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LICENSING AND CERTIFICATION

FREQUENTLY ASKED QUESTIONS REGARDING LICENSING AND CERTIFICATION

USCG License

Before purchasing a course or pursuing a license, we highly recommend that you consult our “Career Tracks” to see if you indeed qualify for the license you seek to obtain. Not everyone can obtain a license by taking courses, you MUST have sufficient sea time as determined by the United States Code of Federal Regulations and United States Coast Guard. If you have insufficient sea time to obtain your license and have already taken a course, the course is valid for 12 months to obtain the necessary sea time and apply for your license. 

Documenting your sea service with the USCG is relatively straight-forward. It is important to always keep track of your sea time using a log book. If you are not the Master of your vessel, make sure to have your captain or superior sign your log book to validate your sea service. That way, when you are applying for your license or upgrading, you have your sea time logged and ready to go. 

Observe the following when submitting your application to the National Maritime Center:

For documenting sea time on vessels less than 200 Gross Tons, use this form here.

  • Remember that you must complete a separate Small Vessel Sea Service Form for each vessel you served aboard.
  • If you are the owner of a vessel on which you are claiming service, you must also submit proof of ownership for that vessel. Acceptable proof of ownership may include: 1. Title 2. Registration (state registered vessels) 3. Certificate of Documentation (U.S. Coast Guard registered vessels) 4. Proof of insurance (which clearly identifies the vessel) 5. Bill(s) of sale.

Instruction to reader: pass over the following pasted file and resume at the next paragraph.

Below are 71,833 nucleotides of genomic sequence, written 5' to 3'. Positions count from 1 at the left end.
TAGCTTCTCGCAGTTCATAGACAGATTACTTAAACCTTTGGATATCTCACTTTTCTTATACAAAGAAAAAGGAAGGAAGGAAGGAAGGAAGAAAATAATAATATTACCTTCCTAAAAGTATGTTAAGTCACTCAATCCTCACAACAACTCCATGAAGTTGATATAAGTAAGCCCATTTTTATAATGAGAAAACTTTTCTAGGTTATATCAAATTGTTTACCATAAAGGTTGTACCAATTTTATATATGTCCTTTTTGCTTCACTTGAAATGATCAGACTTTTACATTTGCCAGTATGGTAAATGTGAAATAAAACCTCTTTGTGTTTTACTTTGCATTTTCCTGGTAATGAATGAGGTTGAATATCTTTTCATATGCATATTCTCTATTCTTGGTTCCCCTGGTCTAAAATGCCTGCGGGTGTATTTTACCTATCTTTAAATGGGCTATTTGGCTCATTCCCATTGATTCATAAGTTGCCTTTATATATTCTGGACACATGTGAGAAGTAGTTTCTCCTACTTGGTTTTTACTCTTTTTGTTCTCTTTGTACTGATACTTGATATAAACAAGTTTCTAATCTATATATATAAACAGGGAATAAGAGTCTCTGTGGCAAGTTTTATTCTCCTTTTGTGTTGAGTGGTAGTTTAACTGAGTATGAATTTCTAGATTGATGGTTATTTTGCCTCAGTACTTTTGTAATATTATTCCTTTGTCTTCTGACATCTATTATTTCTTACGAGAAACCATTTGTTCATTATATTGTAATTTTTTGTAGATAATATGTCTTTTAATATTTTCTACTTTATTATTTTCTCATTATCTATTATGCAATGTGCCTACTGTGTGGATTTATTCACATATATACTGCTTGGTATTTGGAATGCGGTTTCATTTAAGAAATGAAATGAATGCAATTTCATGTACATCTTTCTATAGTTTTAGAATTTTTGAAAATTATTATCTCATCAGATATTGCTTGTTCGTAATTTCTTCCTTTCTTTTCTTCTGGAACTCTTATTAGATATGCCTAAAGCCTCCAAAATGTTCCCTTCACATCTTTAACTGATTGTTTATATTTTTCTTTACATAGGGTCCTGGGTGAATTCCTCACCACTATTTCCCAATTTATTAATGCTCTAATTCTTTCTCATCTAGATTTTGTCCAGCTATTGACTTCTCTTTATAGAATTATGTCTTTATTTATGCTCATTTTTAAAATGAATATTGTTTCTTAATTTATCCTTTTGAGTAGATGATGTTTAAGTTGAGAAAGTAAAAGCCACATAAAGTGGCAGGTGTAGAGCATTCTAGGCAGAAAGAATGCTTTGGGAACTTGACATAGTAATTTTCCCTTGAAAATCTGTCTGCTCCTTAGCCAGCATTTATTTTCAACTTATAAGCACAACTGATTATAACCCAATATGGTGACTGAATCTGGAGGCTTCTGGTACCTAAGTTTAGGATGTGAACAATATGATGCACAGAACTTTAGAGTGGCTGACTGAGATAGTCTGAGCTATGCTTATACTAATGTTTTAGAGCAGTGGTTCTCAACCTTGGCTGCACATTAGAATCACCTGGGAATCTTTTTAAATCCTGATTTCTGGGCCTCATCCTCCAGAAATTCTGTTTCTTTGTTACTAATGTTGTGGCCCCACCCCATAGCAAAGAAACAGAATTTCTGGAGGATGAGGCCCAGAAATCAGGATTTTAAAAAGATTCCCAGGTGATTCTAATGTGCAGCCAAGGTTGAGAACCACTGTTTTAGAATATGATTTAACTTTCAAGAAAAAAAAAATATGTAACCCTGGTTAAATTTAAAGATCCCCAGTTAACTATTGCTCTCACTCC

• If you are signing as the owner of a corporation that owns the vessel, you must include a copy of proof of ownership of the company, such as a copy of the articles of incorporation. (See 46 CFR 10.232.)
  • Photographs or imagery of vessels are not acceptable as proof of ownership. 
  • If you are not the owner of the vessel, someone with knowledge of your service must attest to its accuracy and validity in the proper location on the form by signing it and completing the associated required information.

For documenting sea time on vessels more than 200 Gross Tons, you will typically be issued discharge papers or documentation by the Master of your vessel. The following qualifies.

  • Certificates of discharge
  • Letters on official letterhead indicating the vessel details, dates of service, waters of
    service, and position(s) served in
  • Other official documents such as service logs or discharge books from marine
    companies.

Those unfamiliar with the process of documenting sea service might ask the following questions:

What counts as sea service?

  • Sea service is a measure of a mariner’s lifetime experience on boats, whether recreational,
    commercial, or military. It may be counted from the day a mariner turns age 16 and
    accumulates over his or her lifetime.
  • A day of sea service is any day that a mariner served upon a vessel in an assigned position in
    either the deck or engineering department of a vessel (not a passenger). The position may
    include duties such as: handling lines, being a lookout, steering the boat, and other
    navigational or propulsion functions.
  • Sea service never expires and may be reused when applying for new endorsements. It is the
    mariner’s responsibility to keep copies of all sea service records.

What counts as a “day”?

  • A “day,” as defined by the regulations, is 8 hours of watch-standing or day-working, not to
    include overtime.
  • Only on vessels of less than 100 gross registered tons (GRT): Credit for a full day
    will only be given for service of 4 hours or more (See 46 CFR 10.107, definition of “Day”).
    No credit will ever be given for days in which less than 4 hours were served.
  • For the purposes of defining sea service requirements, the Coast Guard considers 1 month
    as 30 days, and 1 year as 12 months (or 360 days).

When can I claim time-and-a-half credit?

  • For most vessels, no additional credit may be received for periods served over 8 hours.
    However, on vessels authorized by 46 U.S.C. 8104, 46 CFR 15.705, and the vessel’s manning
    requirements to operate a two-watch system, a 12-hour working day may in some cases